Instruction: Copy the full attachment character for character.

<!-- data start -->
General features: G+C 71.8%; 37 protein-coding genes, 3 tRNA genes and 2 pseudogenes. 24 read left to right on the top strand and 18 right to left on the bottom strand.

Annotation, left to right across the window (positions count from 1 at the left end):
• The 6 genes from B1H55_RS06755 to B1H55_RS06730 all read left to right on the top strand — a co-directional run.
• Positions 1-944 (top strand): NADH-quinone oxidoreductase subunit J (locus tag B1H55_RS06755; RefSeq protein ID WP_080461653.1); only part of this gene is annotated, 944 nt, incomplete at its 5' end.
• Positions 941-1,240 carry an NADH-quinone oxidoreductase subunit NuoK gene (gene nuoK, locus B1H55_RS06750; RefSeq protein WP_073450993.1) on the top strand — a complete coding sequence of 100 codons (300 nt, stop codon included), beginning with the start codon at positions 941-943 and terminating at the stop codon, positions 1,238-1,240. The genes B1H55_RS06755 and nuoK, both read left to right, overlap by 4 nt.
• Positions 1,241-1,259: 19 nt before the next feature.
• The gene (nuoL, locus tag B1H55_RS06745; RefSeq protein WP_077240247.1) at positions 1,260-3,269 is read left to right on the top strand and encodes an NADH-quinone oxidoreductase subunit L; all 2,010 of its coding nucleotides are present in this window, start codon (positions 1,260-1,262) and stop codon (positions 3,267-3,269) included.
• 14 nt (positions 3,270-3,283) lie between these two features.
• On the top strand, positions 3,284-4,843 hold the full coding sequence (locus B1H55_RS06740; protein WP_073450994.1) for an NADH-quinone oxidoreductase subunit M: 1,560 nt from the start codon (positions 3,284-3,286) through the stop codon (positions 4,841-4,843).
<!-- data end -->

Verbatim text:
General features: G+C 71.8%; 37 protein-coding genes, 3 tRNA genes and 2 pseudogenes. 24 read left to right on the top strand and 18 right to left on the bottom strand.

Annotation, left to right across the window (positions count from 1 at the left end):
• The 6 genes from B1H55_RS06755 to B1H55_RS06730 all read left to right on the top strand — a co-directional run.
• Positions 1-944 (top strand): NADH-quinone oxidoreductase subunit J (locus tag B1H55_RS06755; RefSeq protein ID WP_080461653.1); only part of this gene is annotated, 944 nt, incomplete at its 5' end.
• Positions 941-1,240 carry an NADH-quinone oxidoreductase subunit NuoK gene (gene nuoK, locus B1H55_RS06750; RefSeq protein WP_073450993.1) on the top strand — a complete coding sequence of 100 codons (300 nt, stop codon included), beginning with the start codon at positions 941-943 and terminating at the stop codon, positions 1,238-1,240. The genes B1H55_RS06755 and nuoK, both read left to right, overlap by 4 nt.
• Positions 1,241-1,259: 19 nt before the next feature.
• The gene (nuoL, locus tag B1H55_RS06745; RefSeq protein WP_077240247.1) at positions 1,260-3,269 is read left to right on the top strand and encodes an NADH-quinone oxidoreductase subunit L; all 2,010 of its coding nucleotides are present in this window, start codon (positions 1,260-1,262) and stop codon (positions 3,267-3,269) included.
• 14 nt (positions 3,270-3,283) lie between these two features.
• On the top strand, positions 3,284-4,843 hold the full coding sequence (locus B1H55_RS06740; protein WP_073450994.1) for an NADH-quinone oxidoreductase subunit M: 1,560 nt from the start codon (positions 3,284-3,286) through the stop codon (positions 4,841-4,843).